A thin, light-transmitting lm of metal I 4 is deposited on the exposed face 6 of the semi-conducting body and across the end of the block of insulating material to the cylindrically shaped electrode I2. In this case the metal should preferably be beryllium, antimony or bismuth for it has been found that when any of these metals is used, the cell acquires photoconducting properties in the presence of a biasing voltage, It has also been found that cells including any of these three metals as the .light-transmitting vnlm do not exhibit photovoltaic properties. The metal may be deposited by well known vapor deposition techniques in vacuo. The thickness of the metal coating may vary considerably but is preferably such that about 10 to 40% of the incident light is transmitted. Ohmic resistance of the lm should preferably be about 500 ohms v per square.

As previously disclosed in the aforementioned co-pending application Serial No. 231,195 it is advantageous to provide a contact electrode in order to provide a better electrical path between that part of the metal nlm Hl overlying the semi-. conductor body i and the end of the cylindrical electrode I2. The contact electrode may comprise a ring iii of silver paste deposited around the edge of the metal film ii such that it overlaps vboth the semi-conductor body and the cylindrical electrode.

Before depositing the metal film on the exposed surface of the semi-conductor body, this surface should be ground smooth and etched. Etching may be carried out using any one of a number of conventional etching solutions which have now become Well known for preparing ger-V manium surfaces to he used inrectiers or ampliiiers; One example of such a solution com# prises' 4 parts by volume of' hydrofluoric acid rst lm. This film may also be applied by deposition from metal vapor, the metal having been vaporized in vacuo. The combined film thickness is preferably such as to permit about 30-40% light transmission. This type of composite lm hasv higher electrical conductivity than one of the same thickness composed entirely of antimony, bismuth, or beryllium.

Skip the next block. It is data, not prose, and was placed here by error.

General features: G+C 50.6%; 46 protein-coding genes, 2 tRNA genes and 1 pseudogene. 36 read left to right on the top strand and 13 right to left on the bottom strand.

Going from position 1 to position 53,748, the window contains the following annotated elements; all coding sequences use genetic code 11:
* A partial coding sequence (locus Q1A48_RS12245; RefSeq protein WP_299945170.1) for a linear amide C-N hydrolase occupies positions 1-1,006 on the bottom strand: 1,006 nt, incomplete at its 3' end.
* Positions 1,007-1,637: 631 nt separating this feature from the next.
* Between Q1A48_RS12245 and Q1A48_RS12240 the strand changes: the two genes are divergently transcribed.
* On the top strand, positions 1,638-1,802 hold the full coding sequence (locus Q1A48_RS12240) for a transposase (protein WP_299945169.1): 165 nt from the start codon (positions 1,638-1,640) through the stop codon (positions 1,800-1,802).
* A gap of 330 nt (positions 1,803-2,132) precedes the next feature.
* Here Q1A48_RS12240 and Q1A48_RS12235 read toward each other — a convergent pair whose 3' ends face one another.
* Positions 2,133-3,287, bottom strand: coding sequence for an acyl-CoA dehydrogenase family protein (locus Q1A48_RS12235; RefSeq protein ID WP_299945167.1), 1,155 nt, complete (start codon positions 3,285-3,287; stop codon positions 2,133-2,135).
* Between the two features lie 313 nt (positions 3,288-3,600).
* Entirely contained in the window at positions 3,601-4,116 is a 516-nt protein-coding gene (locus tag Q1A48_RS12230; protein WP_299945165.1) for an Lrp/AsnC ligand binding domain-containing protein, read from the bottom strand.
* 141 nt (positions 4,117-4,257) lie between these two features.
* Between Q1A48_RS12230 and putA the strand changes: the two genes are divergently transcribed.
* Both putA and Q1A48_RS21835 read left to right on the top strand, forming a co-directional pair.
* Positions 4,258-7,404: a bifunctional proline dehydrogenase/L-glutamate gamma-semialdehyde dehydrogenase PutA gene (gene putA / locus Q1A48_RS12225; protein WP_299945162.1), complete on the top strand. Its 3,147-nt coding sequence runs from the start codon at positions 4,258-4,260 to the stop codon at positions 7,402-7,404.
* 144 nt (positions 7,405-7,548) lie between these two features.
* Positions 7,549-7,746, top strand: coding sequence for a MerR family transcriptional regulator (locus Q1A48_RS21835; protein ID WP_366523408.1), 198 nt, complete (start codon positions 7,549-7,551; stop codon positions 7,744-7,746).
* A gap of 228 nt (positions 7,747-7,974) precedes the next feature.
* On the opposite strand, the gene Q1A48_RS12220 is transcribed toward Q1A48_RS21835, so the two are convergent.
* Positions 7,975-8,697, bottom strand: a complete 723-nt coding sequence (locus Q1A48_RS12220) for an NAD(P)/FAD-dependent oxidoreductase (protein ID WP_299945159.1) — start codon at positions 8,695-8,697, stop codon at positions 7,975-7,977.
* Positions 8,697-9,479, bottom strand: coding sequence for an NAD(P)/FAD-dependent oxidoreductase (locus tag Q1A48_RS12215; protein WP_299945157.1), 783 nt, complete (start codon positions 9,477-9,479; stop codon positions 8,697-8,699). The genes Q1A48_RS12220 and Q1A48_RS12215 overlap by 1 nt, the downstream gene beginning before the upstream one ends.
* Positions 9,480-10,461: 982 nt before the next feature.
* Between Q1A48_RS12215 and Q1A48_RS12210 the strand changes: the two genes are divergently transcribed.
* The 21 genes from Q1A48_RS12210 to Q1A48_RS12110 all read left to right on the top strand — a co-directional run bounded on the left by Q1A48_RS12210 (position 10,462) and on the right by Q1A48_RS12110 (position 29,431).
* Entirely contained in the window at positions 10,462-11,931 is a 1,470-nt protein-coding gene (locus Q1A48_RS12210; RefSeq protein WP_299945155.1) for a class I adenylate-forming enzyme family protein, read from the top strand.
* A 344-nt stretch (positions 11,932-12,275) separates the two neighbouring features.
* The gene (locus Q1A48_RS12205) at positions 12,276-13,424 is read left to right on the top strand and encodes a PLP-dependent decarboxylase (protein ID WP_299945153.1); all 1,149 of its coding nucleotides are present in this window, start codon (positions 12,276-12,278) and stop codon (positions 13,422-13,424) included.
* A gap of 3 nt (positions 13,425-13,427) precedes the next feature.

is used, the germanium must, of course, he highly puried such that it has considerably less than 1% residual impurities and may be made either N- or P-type by doping with the necessary elements in very small amounts. For example, to obtain N-type germanium, tin or arsenic may be added as a donor and, to'obtain P-type germanium, aluminum may be used as the additive.

Referring to Figure 2, if N-type germanium is used, a source of D.-C. biasing voltage is connected across the electrodes l!) and l2 such that the surface film lli is negative with respect to the semi-conductor body 2. The source of bias'-4 ing voltage may comprise a low voltage battery I8. f

The device may also include a pair of output leads 20 and 22 connected to electrodes lil and [2 respectively. An output impedance 24 may be connected across these leads.